Women's Health NP or....?

  1. Hi, I'm looking for some advice.

    I'm in grad school about 1 year away from completing my MSN. When I was completed with that, I was thinking about obtaining a post-grad certificate in something women's health related to strengthen my knowledgebase. (My prior clinical area is L&D).

    I've kicked around the CNM route (there is a program right in my area) but the thought of doing deliveries at 3am for paltry pay compared to the docs doesn't sound that appealing at all. There USED to be a WHNP program around, but those seem to have evaporated. The only option in my area is a FNP. But I'm concerned about my marketability for a position in an OB/GYN office if I'm an FNP versus a straight WHNP. Any thoughts? Wouldn't an OB office want an WHNP instead of a FNP?
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  2. 3 Comments

  3. by   alk3rainbow
    This won't help much, but the NP I see for my women health issues is a FNP and not a women's health NP. I don't really know if that is the norm or not though. It is hard to find schools that offer WHNP though, so I'd assume there are more FNPs around.



    Quote from Susy K
    Hi, I'm looking for some advice.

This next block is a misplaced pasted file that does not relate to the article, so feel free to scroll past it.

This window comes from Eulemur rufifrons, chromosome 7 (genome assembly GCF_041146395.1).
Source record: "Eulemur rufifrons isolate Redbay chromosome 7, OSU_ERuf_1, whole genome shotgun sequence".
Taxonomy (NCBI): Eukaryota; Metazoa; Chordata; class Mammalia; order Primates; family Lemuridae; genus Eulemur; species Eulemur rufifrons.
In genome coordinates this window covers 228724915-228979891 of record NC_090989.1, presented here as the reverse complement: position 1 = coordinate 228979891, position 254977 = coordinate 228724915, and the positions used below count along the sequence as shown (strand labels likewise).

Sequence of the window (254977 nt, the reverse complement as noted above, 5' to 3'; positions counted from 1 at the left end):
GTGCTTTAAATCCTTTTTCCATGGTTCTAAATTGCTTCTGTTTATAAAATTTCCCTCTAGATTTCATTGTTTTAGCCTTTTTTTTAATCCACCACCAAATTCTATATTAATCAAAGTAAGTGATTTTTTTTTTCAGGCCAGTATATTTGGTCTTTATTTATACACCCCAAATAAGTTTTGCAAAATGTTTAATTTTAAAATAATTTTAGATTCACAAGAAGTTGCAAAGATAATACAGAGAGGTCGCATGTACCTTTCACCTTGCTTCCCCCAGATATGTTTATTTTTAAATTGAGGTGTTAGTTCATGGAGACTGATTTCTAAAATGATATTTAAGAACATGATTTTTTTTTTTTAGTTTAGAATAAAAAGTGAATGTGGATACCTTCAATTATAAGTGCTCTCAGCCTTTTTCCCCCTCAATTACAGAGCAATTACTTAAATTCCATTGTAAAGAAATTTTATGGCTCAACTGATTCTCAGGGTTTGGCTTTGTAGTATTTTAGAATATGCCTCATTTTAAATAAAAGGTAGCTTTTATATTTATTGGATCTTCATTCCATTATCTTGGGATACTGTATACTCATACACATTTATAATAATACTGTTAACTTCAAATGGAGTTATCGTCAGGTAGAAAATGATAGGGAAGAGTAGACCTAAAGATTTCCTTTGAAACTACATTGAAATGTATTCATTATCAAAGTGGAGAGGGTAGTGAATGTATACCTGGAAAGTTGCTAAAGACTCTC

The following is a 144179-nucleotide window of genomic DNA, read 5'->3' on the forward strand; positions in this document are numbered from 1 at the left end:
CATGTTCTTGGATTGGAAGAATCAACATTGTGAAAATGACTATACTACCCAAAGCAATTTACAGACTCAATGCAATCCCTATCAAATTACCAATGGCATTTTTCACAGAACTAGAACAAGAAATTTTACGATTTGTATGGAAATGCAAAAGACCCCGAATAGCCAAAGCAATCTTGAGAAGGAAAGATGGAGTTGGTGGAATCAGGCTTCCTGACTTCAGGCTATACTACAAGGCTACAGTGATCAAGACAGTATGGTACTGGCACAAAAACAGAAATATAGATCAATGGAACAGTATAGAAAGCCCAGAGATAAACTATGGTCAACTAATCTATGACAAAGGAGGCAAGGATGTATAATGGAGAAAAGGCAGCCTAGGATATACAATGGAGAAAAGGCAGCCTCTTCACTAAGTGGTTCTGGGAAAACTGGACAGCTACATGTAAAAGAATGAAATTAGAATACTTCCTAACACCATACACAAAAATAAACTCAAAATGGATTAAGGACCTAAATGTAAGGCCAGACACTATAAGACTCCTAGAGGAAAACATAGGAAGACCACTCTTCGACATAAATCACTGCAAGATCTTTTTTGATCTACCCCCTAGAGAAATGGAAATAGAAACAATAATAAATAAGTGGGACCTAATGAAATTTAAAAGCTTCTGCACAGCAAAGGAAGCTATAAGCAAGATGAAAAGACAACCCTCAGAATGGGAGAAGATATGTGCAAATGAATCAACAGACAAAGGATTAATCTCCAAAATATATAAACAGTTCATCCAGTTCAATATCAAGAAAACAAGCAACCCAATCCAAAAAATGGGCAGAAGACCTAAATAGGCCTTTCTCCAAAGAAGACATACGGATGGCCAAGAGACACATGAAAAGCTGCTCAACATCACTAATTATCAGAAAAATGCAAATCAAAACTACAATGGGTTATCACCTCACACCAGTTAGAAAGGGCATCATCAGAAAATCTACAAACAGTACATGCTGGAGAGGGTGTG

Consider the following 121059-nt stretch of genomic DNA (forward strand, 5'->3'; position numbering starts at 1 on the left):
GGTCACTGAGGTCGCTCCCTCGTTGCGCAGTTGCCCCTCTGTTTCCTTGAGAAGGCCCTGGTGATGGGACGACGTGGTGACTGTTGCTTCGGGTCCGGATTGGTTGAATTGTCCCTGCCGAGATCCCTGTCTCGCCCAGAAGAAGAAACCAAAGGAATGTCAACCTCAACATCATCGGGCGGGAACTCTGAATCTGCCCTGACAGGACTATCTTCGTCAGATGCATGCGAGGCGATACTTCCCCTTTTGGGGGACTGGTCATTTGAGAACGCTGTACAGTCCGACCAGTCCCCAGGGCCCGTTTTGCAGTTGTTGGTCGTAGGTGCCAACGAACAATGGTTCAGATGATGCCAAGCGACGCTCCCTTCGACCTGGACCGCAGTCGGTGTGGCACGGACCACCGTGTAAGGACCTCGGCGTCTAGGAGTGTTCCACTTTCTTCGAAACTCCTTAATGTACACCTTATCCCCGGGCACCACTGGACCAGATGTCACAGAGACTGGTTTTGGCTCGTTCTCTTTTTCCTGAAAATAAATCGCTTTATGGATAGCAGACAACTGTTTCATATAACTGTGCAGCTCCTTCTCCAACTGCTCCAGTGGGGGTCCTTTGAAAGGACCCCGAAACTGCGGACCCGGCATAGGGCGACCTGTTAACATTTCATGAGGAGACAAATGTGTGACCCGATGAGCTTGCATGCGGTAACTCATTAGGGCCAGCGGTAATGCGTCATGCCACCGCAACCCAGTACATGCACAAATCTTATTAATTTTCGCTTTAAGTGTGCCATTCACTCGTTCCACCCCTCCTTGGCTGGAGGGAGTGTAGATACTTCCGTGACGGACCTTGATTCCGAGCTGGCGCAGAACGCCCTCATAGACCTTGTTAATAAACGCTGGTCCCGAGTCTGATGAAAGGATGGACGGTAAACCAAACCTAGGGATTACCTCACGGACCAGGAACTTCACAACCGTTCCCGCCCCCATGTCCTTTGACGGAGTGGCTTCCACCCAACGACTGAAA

I'm in grad school about 1 year away from completing my MSN. When I was completed with that, I was thinking about obtaining a post-grad certificate in something women's health related to strengthen my knowledgebase. (My prior clinical area is L&D).

    I've kicked around the CNM route (there is a program right in my area) but the thought of doing deliveries at 3am for paltry pay compared to the docs doesn't sound that appealing at all. There USED to be a WHNP program around, but those seem to have evaporated. The only option in my area is a FNP. But I'm concerned about my marketability for a position in an OB/GYN office if I'm an FNP versus a straight WHNP. Any thoughts? Wouldn't an OB office want an WHNP instead of a FNP?
  4. by   manna
    I think Vandy has a combined WHNP/CNM program...

    I'd think that the FNP might offer more flexibility if you ever decided to move onto something other than strictly women's health, but I don't know about the job market for either.
  5. by   TMnurse
    Becoming an FNP or ANP would never "hurt" your options. It might be more than you need to work in an OB/GYN practice. However, a WHNP doesn't have as many options. It MIGHT take longer depending on the program you chose but during the course of your career being an FNP or ANP will allow you options you might not have a WHNP. Good Luck. Also, if becoming a NMW is what you really want than consider it. I guess now and again there might be a 3 AM baby but lets face it that won't be everyday. A midwife in michigan (southeastern) I know just got a job offer of 80K. There are three midwives in the group so every third week she might have a late night baby. However, that leaves three weeks of no call per month... not bad!

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